Future U winner Stephen Lines laid down a challenge to the invited audience at It’s Our Future – the new New Zealand Forum in Auckland today to focus on sustainable energy.
The 18-year-old Wellingtonian provided the opening address at the forum, sharing his vision of New Zealand in 2050. He proposed a world that is fundamentally similar to what we currently enjoy, with shared prosperity and people who will continue to contribute to the world economy in sustainable ways.
“New Zealand will continue to be that little old country in the corner of the world who will forever stand up for the common good and decency… and will not conform to what we do not see as a benefit to our people or environment. As a multicultural people, we will continue to thrive in social diversity and acceptance… and I believe we will see the first Maori Prime Minister.
However, Mr Lines does see a battle ahead to adjust the focus of the New Zealand economy from fossil fuels.
“We will struggle to transition from an oil-based economy, but we need to invest in renewable energy sources,” he says. “We can become producers of electricity with solar power and wind power that can be integrated into the national grid.”
Mr Lines was buoyed by comments from TUANZ chief executive and panellist Paul Brislen. He suggested New Zealand could become a primary producer of global technology exporting data from New Zealand-based data farms powered using renewable resources instead of coal and nuclear power, as is currently the case in the United States.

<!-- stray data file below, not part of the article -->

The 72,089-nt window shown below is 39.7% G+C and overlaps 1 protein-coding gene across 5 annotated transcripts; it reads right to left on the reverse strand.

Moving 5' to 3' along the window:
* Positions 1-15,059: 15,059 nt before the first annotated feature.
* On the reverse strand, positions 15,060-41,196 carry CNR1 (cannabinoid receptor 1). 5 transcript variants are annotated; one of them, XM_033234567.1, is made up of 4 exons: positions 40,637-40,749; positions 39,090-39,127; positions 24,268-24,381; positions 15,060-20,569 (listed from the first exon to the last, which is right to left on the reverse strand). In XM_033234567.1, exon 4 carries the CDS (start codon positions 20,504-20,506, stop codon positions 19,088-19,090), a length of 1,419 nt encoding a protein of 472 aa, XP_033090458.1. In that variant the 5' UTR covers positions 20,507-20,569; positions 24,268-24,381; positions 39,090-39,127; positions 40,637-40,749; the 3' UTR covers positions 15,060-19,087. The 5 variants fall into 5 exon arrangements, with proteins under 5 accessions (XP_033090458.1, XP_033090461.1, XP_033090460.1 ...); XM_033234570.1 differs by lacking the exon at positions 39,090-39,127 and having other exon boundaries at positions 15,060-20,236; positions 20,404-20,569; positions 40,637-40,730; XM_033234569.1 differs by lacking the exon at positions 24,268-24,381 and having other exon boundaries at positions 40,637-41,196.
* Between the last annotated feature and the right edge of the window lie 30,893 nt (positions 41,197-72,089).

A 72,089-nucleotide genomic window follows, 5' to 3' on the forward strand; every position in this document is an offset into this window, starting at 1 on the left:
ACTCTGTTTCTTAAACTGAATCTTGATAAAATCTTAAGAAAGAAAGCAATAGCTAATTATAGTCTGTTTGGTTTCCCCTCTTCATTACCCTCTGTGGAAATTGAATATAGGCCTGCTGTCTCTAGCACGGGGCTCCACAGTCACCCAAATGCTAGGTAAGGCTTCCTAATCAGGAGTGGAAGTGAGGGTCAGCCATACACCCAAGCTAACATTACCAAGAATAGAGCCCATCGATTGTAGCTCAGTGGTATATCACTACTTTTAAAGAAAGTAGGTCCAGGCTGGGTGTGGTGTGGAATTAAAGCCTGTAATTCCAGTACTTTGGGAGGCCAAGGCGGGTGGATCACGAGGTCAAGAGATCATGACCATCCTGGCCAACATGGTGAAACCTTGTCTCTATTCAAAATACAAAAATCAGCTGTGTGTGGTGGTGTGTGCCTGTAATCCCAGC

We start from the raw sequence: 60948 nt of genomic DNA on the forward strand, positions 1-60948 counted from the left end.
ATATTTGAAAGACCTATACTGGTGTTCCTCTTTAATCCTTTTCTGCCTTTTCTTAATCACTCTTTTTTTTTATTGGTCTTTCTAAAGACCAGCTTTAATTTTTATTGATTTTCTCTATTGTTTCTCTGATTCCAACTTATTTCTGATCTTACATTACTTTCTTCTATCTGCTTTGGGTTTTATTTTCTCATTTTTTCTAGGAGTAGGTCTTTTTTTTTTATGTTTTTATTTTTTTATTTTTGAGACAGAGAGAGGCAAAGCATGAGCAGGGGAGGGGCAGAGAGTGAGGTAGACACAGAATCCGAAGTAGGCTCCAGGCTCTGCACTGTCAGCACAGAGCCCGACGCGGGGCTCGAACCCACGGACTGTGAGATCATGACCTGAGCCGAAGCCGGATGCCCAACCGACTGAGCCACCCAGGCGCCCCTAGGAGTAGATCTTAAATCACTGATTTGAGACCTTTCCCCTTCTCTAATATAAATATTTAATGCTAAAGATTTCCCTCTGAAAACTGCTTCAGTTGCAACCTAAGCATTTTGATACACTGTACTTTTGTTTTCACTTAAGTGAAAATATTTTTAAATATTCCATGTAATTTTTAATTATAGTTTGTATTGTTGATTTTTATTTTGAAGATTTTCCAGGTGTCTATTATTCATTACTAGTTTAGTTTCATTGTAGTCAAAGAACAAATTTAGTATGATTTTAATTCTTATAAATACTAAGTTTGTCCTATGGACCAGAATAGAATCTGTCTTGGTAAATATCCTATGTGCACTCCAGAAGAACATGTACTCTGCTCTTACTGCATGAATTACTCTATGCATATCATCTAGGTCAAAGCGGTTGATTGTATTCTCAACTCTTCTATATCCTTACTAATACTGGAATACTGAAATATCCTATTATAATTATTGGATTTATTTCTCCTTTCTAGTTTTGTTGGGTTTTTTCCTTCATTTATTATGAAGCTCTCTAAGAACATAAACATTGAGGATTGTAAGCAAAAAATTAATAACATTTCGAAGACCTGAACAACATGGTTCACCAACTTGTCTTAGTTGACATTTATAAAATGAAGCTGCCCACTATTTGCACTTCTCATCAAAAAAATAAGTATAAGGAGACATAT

“It is ultimately a voyage into the unknown... but whether it be through action, policy making or leadership, everyone has a responsibility to make New Zealand and the world a better place to live in. How will we contribute to make New Zealand a better place in the future?”
Other panellists included retirement commissioner Diana Crossan, lawyer Mai Chen, journalist Rod Oram, Professor Rawiri Taonui from AUT University, DDB managing director Justin Mowday and Westpac chief economist Dominick Stephens. The keynote speaker was Daniel Franklin, executive editor of the Economist.
Vice-Chancellor Steve Maharey says today’s forum is the first of a series on the future featuring international thought leaders.
“It is the role of a university to encourage a range of opinions and how we might intelligently confront long-term global issues. We don’t intend to stop talking about the future,” he says.
The Forum is available to view online at: http://www.massey.ac.nz/massey/about-massey/events/new-nz-forum/en/watch-live.cfm